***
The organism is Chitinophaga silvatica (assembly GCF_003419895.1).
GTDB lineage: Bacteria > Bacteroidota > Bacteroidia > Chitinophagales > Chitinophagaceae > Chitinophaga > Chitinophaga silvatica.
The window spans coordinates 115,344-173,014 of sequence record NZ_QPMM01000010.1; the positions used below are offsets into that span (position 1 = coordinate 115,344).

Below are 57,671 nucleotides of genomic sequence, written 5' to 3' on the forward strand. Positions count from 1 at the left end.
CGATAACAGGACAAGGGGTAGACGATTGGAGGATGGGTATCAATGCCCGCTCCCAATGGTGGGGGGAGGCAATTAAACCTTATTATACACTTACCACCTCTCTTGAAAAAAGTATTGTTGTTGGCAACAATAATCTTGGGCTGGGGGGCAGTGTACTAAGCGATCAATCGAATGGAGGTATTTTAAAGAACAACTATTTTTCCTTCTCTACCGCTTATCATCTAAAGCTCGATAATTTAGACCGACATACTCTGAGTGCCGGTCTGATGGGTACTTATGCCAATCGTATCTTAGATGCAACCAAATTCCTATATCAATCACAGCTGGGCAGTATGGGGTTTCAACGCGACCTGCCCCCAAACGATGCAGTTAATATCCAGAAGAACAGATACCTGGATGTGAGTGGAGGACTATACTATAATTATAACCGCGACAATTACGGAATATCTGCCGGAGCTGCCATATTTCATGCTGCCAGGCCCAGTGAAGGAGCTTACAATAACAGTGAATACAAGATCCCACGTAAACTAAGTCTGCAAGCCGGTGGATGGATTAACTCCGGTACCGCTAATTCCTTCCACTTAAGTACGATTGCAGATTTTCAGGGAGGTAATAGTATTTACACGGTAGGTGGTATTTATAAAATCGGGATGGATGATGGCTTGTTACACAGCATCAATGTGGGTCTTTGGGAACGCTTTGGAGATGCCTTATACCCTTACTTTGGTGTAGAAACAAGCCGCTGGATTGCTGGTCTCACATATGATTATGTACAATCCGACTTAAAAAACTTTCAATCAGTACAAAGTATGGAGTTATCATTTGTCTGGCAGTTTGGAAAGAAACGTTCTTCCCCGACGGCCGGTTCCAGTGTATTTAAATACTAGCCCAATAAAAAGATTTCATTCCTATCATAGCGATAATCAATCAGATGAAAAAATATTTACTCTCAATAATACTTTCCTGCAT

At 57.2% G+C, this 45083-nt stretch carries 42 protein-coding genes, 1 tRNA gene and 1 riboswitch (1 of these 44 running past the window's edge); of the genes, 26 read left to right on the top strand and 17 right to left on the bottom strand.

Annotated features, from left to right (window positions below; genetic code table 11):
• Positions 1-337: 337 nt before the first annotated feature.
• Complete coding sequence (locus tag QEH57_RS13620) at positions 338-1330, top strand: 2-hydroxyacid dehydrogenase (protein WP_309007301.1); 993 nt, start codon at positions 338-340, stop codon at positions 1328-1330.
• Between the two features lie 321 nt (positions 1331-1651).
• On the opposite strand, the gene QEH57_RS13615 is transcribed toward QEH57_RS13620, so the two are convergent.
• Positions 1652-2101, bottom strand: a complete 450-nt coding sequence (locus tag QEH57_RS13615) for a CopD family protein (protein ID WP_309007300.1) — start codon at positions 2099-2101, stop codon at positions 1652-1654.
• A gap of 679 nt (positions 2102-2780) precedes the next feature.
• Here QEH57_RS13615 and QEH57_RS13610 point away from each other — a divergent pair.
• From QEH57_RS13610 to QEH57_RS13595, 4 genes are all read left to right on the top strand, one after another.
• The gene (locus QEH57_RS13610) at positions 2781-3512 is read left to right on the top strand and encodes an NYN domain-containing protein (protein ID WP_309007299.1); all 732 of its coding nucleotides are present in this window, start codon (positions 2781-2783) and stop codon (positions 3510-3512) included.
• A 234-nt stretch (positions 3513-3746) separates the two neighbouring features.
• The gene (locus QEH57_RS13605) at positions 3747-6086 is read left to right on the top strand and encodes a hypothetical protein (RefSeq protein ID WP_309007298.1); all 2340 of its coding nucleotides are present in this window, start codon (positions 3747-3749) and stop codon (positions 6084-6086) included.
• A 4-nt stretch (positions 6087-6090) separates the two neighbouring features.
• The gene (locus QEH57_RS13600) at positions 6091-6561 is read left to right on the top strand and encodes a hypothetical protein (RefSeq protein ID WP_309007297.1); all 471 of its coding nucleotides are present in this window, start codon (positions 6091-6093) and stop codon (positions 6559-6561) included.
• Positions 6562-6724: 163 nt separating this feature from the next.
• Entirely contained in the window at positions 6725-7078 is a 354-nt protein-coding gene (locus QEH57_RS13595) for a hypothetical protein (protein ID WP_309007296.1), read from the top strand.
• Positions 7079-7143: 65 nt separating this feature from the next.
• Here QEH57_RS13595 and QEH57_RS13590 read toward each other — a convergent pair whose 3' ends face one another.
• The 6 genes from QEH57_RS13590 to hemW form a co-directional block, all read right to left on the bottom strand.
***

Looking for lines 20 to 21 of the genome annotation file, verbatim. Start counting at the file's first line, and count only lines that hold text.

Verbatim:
• The gene (locus QEH57_RS13600) at positions 6091-6561 is read left to right on the top strand and encodes a hypothetical protein (RefSeq protein ID WP_309007297.1); all 471 of its coding nucleotides are present in this window, start codon (positions 6091-6093) and stop codon (positions 6559-6561) included.
• Positions 6562-6724: 163 nt separating this feature from the next.